Linked Data: The Conservation Approach.
On 10 February, we held a webinar with Athanasios Velios, Reader in Documentation at Ligatus, University of Arts London, who spoke about his work with the the Linked Conservation Data project: an AHRC-funded project to enable integration of conservation records.
The motivation behind holding this webinar was to help us to get to grips with what realising the Linked Data vision might look like and how it might be brought about. The Linked Conservation Data project and network is an attempt to realise this vision within the field of conservation and Thanasis' presentation led into an interesting discussion about our own Linked Archival Data vision - what it is and how it might be realised.
Linked Data seems to have been on the archival horizon for a very long time. The early 2010s saw a flurry of Linked Data research projects including Trenches to triples, Linking Lives and the JISC-funded Step Change which led, amongst other outcomes, to the incorporation of Linked Data functionality into CALM. And yet, as we reach the early 2020s, Linked Data still only seems to reside on the horizon linked now with the equally shadowy Records in Contexts, in development since 2012.
Thansis stressed that the Linked Conservation Data project was as much, if not more, about community, as about technology. The emphasis was on data integration and the value that the conservation profession would gain, as a whole, by linking up its data. This led to reflection in the discussion about how the archive community, whilst it had long shared its data, had done so mostly for the benefit of its users, and not itself. Indeed it is perhaps only with the arrival of digital preservation that the community has started, through community watch, to realise the benefits of pooling data on, for example, file formats and migration pathways.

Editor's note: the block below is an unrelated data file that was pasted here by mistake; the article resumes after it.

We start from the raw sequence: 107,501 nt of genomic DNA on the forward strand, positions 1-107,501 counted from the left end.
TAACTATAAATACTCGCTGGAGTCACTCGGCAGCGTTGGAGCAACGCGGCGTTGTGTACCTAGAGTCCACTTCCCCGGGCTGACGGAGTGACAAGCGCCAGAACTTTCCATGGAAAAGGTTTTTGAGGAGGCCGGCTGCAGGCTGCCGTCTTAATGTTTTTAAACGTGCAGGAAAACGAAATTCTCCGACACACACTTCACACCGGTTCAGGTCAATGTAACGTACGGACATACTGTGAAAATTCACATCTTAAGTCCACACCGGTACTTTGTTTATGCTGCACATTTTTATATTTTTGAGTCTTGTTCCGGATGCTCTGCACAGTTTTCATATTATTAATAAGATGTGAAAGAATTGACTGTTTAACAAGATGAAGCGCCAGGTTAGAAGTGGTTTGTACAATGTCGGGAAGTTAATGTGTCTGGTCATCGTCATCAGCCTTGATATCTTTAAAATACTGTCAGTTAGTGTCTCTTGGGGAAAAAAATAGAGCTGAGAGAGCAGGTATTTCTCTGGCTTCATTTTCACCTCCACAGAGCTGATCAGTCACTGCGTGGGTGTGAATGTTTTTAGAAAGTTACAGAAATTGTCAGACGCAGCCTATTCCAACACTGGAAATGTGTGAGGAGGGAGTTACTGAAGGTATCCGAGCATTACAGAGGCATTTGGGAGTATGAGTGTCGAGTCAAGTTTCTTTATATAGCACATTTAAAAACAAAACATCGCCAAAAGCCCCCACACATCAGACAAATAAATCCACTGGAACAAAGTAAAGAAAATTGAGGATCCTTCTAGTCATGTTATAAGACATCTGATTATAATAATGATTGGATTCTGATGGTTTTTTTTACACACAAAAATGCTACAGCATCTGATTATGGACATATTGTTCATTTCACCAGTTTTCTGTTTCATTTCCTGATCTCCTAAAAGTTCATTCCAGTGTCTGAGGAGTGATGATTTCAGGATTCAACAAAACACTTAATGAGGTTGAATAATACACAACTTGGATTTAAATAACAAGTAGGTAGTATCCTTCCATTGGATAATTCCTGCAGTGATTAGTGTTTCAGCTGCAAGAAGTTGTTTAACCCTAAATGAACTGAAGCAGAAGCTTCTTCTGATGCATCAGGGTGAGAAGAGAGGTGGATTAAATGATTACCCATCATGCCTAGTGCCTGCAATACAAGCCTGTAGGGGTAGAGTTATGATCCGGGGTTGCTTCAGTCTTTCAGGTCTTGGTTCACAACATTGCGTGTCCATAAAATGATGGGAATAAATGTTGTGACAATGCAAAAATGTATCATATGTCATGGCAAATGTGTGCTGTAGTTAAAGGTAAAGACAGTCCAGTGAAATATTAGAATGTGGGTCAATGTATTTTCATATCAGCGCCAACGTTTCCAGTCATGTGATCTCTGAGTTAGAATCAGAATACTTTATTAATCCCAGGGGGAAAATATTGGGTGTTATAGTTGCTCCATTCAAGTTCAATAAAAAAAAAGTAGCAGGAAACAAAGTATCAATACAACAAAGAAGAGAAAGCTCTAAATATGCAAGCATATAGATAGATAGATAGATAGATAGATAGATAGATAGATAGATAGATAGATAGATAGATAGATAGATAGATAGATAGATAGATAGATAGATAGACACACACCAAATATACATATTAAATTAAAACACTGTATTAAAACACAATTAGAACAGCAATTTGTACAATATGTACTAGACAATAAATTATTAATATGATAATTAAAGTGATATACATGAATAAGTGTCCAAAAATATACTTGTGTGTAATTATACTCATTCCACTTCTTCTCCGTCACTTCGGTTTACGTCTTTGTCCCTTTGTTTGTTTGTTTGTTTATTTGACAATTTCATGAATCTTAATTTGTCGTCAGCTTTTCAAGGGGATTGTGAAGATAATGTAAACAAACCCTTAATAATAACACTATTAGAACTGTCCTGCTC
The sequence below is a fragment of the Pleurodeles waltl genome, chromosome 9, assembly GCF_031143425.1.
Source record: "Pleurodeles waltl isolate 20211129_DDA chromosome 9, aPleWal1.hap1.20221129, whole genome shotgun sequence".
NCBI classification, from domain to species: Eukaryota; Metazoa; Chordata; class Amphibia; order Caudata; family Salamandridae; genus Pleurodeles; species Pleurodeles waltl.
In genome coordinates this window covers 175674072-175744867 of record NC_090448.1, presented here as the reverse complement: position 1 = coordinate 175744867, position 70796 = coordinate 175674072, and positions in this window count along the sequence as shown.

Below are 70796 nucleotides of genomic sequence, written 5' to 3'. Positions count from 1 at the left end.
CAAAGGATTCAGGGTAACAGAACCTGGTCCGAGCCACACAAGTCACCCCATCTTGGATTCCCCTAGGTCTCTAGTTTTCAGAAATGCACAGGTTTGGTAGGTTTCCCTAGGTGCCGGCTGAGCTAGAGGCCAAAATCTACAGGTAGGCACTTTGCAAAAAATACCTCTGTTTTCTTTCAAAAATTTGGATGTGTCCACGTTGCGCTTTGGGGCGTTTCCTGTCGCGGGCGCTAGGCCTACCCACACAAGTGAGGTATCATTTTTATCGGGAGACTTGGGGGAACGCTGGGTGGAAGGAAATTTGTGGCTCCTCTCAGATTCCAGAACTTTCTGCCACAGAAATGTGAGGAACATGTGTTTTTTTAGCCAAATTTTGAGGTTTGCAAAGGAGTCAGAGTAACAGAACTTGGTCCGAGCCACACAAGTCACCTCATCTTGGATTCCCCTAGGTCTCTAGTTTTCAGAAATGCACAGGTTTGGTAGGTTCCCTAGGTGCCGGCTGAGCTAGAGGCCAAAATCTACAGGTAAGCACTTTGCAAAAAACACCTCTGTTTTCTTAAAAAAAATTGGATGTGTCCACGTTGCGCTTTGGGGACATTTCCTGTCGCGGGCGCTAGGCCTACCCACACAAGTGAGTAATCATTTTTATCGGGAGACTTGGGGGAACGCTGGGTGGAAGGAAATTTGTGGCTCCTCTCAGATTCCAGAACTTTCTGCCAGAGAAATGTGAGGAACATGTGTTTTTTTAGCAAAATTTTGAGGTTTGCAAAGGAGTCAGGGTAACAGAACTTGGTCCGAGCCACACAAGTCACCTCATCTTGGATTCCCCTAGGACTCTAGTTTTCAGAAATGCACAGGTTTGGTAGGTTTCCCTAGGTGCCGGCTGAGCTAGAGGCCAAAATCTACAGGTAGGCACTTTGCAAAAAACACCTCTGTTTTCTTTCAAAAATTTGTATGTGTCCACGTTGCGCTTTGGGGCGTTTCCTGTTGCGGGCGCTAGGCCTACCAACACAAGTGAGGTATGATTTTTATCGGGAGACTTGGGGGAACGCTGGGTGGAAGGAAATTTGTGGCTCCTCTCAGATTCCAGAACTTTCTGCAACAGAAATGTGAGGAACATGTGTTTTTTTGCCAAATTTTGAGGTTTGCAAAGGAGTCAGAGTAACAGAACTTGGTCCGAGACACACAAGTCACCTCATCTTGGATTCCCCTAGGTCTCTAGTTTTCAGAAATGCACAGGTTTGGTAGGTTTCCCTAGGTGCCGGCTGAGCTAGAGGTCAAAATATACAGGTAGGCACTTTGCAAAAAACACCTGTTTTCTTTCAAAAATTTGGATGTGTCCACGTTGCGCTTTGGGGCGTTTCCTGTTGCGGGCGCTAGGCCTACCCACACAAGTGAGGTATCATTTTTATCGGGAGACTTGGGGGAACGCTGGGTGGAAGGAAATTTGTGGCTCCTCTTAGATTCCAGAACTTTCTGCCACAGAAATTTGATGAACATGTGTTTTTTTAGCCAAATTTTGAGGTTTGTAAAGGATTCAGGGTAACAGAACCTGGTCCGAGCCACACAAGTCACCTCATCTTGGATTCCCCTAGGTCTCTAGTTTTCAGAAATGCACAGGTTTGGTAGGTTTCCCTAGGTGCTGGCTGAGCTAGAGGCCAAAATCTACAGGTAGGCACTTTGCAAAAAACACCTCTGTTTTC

Thanasis also spoke about some of the building blocks needed to realise the Linked Data vision, such as URIs, common authority files and linked data repositories. He pointed us to this page for resources for a crash course in Linked Data, and this book was also recommended in the chat. He also introduced us to the CIDOC-CRM and posed questions about how it might be compatible and connected with the Records in Contexts Conceptual Model.
Thanasis mentioned that he had been surprised that there was some initial reluctance among conservators to share their data openly as this sharing also left them more open to criticism from their peers or the public, acknowledging perhaps that they may have made mistakes with treatments in the past. There would seem to be parallels here too for the archival profession and it does seem that realising the linked data vision is as much about opening up information about and gleaned from professional practice, as about the technical linking of data.A video of the presentation is available for ARA members only (login required) from the Section's Videos page.